Jul 11 2012 by Johnathon Menzies, Stirling Observer Wednesday
Murray’s still a hero despite gut-wrenching defeat
DUNBLANES Andy Murray has been hailed as a local hero in the wake of his valiant defeat in Sundays Wimbledon final.
Crowds packed into pubs, hotels and community venues in the world number fours home town to watch the 25-year-old attempt to make history and become the first British male to win a mens singles title in SW19 since Fred Perry 76 years ago.
But locals and the many weekend visitors to the Cathedral City were left heartbroken as Swiss tennis legend Roger Federer triumphed 4-6, 7-5, 6-3, 6-4.
Stirling Provost Mike Robbins said: It wasnt the fairy tale ending we were all hoping for but in the eyes of people across the Stirling area and especially in Dunblane Andy has simply confirmed his status as a local hero and tennis legend.
Its been a thrilling adventure watching as Andy made his way towards his first Wimbledon final in a series of increasingly impressive displays of talent, composure and grit, with everyone back home looking on with pride and cheering him every step of the way. Hes given it his absolute all.
It was Roger Federers day, and Andy would be the first to congratulate his opponent on a truly outstanding achievement.
Im sure thousands of Stirling area tennis fans are as confident as I am that one day well see Andy win a Grand Slam title.
Patrons at the Dunblane Hotel and the nearby Village Inn were treated to the traditional Wimbledon staple of strawberries and cream as the action unfolded. And crowds also packed into the Dunblane Centre as has become custom to watch the match on a big screen, while the national media was on hand to document proceedings at Dunblane Sports Club.
Following Murrays tear-jerking speech at the end of the epic encounter, Dunblane Centre trustee Stewart Prodger said: The atmosphere was amazing, with hundreds of Dunblane families coming together to cheer themselves hoarse for their local hero.
Winning would have been wonderful but getting to the final is an incredible achievement and were immensely proud of Andy.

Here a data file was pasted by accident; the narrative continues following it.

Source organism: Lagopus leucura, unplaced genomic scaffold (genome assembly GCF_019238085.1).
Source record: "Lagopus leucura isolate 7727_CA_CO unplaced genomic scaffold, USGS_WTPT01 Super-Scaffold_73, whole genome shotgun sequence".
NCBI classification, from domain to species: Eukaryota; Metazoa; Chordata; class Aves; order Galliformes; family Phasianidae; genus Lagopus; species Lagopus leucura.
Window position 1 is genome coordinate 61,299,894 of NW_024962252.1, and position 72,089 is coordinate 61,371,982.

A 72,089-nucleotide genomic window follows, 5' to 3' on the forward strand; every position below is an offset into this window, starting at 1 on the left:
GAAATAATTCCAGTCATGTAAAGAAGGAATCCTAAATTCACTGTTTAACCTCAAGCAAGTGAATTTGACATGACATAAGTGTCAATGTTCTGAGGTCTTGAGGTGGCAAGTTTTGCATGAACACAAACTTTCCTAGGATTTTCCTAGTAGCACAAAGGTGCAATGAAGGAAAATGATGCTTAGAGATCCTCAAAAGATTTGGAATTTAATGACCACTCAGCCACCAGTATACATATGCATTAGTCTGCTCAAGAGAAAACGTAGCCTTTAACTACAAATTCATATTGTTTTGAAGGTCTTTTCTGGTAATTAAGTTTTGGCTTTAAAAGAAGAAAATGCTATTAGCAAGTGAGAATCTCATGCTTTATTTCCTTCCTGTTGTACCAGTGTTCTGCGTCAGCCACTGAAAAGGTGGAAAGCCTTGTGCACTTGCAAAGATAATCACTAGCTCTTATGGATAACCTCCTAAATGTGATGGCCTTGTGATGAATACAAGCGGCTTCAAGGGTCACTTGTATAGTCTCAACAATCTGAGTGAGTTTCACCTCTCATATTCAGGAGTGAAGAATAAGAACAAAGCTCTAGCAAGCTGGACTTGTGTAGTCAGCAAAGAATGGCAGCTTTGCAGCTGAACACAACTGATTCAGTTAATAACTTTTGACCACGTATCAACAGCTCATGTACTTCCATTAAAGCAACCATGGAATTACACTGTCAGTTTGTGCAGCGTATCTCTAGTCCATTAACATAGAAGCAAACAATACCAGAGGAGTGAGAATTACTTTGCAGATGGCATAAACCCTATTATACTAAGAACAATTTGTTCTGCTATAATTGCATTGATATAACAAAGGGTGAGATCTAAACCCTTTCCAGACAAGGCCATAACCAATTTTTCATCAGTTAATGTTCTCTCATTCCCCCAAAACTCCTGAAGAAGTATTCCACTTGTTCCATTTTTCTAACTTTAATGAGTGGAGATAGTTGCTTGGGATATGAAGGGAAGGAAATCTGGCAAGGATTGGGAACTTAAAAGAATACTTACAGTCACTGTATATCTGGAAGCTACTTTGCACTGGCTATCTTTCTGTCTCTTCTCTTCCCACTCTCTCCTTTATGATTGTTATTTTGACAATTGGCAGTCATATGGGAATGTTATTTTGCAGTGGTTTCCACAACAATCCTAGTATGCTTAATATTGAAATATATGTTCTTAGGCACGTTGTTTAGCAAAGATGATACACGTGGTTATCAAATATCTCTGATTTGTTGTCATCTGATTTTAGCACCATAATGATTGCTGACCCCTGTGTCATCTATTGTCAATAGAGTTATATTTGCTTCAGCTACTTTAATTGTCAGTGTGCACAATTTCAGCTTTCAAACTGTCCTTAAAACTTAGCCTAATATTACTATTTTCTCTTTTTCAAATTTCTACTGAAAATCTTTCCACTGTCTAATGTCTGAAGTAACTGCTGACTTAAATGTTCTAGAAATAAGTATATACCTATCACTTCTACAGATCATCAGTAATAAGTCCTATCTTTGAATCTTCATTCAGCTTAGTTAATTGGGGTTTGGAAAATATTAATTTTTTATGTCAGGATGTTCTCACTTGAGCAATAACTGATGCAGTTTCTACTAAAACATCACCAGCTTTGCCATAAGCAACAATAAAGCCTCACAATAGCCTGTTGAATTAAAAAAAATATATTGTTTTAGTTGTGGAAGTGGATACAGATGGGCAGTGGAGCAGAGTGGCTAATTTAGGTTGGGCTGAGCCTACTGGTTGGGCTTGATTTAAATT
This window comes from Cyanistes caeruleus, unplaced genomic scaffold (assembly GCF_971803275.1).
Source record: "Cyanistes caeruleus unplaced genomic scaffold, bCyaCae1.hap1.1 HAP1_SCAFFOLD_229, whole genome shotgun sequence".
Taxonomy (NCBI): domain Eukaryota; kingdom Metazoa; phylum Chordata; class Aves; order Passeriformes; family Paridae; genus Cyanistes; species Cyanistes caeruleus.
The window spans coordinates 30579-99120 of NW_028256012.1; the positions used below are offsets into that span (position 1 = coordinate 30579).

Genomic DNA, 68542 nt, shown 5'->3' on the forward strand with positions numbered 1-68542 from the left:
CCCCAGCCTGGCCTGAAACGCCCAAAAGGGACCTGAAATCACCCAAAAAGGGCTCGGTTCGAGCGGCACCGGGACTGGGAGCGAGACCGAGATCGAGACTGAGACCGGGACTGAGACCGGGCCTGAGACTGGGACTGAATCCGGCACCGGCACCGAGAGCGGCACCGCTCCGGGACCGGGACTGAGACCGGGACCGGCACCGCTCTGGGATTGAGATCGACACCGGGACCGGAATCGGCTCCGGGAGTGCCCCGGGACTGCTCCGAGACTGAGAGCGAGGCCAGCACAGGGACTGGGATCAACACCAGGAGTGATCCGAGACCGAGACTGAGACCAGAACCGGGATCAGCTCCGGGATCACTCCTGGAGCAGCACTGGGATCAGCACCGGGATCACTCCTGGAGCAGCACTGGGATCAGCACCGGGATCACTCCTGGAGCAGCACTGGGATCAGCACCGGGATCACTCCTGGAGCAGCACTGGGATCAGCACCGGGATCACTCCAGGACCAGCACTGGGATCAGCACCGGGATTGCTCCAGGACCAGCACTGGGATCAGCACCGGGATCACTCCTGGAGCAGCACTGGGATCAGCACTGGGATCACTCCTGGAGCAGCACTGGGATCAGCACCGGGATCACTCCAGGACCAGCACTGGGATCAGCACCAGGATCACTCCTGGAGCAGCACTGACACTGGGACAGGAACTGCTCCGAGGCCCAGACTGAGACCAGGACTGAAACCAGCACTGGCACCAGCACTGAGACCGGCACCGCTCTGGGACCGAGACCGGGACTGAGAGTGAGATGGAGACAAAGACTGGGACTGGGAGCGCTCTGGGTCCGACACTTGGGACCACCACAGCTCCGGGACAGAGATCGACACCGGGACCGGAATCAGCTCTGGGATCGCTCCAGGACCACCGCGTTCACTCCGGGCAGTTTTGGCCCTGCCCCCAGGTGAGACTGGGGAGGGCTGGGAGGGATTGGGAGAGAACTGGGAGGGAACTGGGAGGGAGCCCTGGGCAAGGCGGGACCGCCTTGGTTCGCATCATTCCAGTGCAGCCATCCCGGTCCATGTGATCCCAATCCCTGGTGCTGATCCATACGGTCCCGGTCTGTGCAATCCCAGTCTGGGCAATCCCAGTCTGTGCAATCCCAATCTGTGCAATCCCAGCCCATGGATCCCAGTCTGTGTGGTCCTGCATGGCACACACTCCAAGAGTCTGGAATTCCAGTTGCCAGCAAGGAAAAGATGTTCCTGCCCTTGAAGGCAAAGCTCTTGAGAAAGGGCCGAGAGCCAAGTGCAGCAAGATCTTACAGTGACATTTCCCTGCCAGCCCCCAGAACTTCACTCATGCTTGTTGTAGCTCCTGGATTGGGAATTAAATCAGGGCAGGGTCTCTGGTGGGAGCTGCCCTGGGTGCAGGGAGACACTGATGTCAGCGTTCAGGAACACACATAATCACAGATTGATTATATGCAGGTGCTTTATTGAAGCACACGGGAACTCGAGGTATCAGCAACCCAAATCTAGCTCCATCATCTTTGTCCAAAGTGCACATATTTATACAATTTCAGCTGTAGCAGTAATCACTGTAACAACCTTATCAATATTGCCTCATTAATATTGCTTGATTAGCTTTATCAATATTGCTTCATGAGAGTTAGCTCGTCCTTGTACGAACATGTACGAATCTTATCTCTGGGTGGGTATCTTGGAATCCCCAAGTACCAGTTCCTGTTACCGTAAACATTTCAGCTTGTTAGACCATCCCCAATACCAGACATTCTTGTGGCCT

The centres been open for seven years and weve grown up alongside Andys increasing success. Were also proud to provide a place where people can come together, and where talent can be encouraged from a very early age its incredibly important, as Andy has demonstrated.
Stewart went on to pay tribute to the Murray family themselves, stating: Theyve shown the centre generous support, through things like donating tickets for us to take youth club members and volunteers to the Davis Cup. They are a great family from a great town.
Dr Jonathan Lacey explained to the Observer that he opted to travel from his home in Chichester, West Sussex, to take in both Murrays semi-final victory against Jo-Wilfried Tsonga on Friday and the final itself in Dunblane.
Before making the near 500-mile trip home yesterday (Tuesday), Dr Lacey said there was a point as Sundays drama was reaching its climax that he thought his professional skills would be required.
He said: My auntie and her family live in Dunblane my cousins husband, David, was actually in Andys class at school.
I was watching the final when a local lady went a bit weak at the knees. It was so hot in the room and it was such a dramatic game she was OK though, it was really just a case of us getting her some fresh air and water. A few of us had to go outside at various points, the drama was getting to everyone!
I actually preferred coming up here to going to Wimbledon. It felt a little more authentic to me somehow.
The atmosphere was fantastic. I really thought he was going to do it.